• Upstream news:


• Downstream news:

­- ExxonMobil Chemical has introduced new transparent and translucent thermoplastic elastomer (TPE) grades designed for grip applications in the kitchenware, consumer electronics, tools, small appliance and stationery markets. ExxonMobil TPE F471-60 exhibits excellent transparency with 82 percent light transmittance. The translucent grade, ExxonMobil TPE F371-60, has a light transmittance of 10 percent. Both new grades offer a unique combination of properties that make them dishwasher safe and ideal replacements for flexible polyvinyl chloride (PVC). These TPEs also accept a range of special effects such as metallic, iridescent or transparent colors.

- Exxon Mobil said that it was withdrawing from the retail gas business in the United States, citing the “very challenging” business conditions for its service stations. Exxon, the world’s largest publicly traded oil company, said it would sell the roughly 2,220 service stations it owned across the United States, including about 820 that it also operated. The company will maintain the Exxon and Mobil brands, an Exxon spokeswoman, Prem Nair, said. Of the 12,000 or so Exxon Mobil-branded stations in the United States, about 75 percent are already owned by others. Service stations have struggled, even with soaring gasoline prices, because they have not been able to push the high cost of crude oil on to customers. According to federal data, gasoline prices are up about 31 percent over the last year.

• Business/Finance news:

­- ExxonMobil kicked-off the 18th annual ExxonMobil Community Summer Jobs Program (CSJP) in Dallas during a reception at the Dallas Arboretum. The program, now in its 37th year nationally, pairs 75 undergraduate college students with local nonprofits for a paid internship. Agencies receive the benefit of a talented staff member during the busy summer months, while students gain real world experience, learn more about the role of nonprofits in the community and earn a paycheck. ExxonMobil supports the program with a $237,000 grant, which funds the interns’ salaries and expenses for administering the program.

- ExxonMobil and Volunteer Houston announced the commencement of the 11th Annual ExxonMobil Community Summer Jobs Program. ExxonMobil recognized the 65 participating agencies and the selected interns at a breakfast reception held at the Junior Achievement of Southeast Texas – BizTown. The program enables 65 full-time college students to gain hands-on experience and knowledge of the nonprofit sector, while lending a helping hand to the agencies during the busy summer months. The goal of the ExxonMobil Community Summer Jobs Program is to promote the importance of community service and cultivate future community leaders. At the reception, ExxonMobil presented the third annual Volunteer Spirit Award to Patricia Rosenberg for her continuing support to area nonprofits through her volunteerism and advocacy. In addition, Peyton Robey and Stephanie Kirkpatrick, both former Community Summer Jobs Program interns and now pursuing full-time careers in the nonprofit sector, will receive the Community Champion Award.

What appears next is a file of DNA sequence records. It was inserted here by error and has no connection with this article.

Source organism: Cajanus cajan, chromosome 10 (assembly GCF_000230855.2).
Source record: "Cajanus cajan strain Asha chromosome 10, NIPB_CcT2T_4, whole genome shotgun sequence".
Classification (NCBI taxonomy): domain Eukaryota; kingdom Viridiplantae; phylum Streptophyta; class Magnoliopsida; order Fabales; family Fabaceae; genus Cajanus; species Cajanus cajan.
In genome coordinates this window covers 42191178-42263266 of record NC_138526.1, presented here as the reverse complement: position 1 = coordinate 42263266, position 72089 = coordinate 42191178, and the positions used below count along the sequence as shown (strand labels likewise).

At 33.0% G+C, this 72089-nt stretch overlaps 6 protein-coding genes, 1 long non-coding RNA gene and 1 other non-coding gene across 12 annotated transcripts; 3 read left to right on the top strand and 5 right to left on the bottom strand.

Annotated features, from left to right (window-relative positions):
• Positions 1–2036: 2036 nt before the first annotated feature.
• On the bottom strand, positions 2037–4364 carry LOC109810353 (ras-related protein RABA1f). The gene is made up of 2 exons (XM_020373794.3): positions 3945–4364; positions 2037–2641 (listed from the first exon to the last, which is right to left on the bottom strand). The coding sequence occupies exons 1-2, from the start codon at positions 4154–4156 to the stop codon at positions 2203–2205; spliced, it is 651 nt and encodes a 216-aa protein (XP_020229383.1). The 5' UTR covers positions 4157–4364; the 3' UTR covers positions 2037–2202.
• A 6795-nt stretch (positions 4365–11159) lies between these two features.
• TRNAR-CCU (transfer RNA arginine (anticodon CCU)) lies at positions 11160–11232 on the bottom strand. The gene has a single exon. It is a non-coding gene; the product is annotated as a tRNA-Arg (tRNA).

- Exxon Mobil Corporation (NYSE:XOM) has been awarded the 2008 Malaria Award by the Global Business Coalition on HIV/AIDS, Tuberculosis and Malaria in recognition of the corporation’s Africa Health Initiative and its role in the battle against malaria.

- The Hispanic Heritage Foundation (HHF) honored U. S. Representative Rubén Hinojosa (D-TX) and ExxonMobil Chairman and Chief Executive Officer Rex W. Tillerson, with the Inspira Award for their leadership in education for Latinos and for inspiring a new generation of Hispanic leaders in the United States.

- The ExxonMobil Green Team celebrated the start of its 27th year in Dallas with a day of environmental activities at ExxonMobil’s corporate headquarters. Forty Green Team students participated in hands-on learning stations set up by the Dallas Zoo, environmental service projects benefiting partner nonprofit agencies, and a nature walk through ExxonMobil’s grounds to learn about native plants and animals. The grounds at ExxonMobil’s headquarters are certified by the Wildlife Habitat Council as a “Wildlife at Work Habitat,” a distinction the site has maintained since 2003. One of ExxonMobil’s signature community programs, the Green Team provides a meaningful work experience and educational opportunities for Dallas-area high school students from low- to moderate-income families. Students are placed with local nonprofits for eight weeks, where they work in teams of four to six on environmental and conservation projects including research, education and public awareness campaigns. In addition to their work experience, students also receive weekly instruction from the Maguire Energy Institute at Southern Methodist University (SMU) and attend classes in career exploration, leadership development and environmental engineering. On Fridays, the Green Team members participate in educational field trips and activities with an environmental focus. Students are paid for all time spent in the program.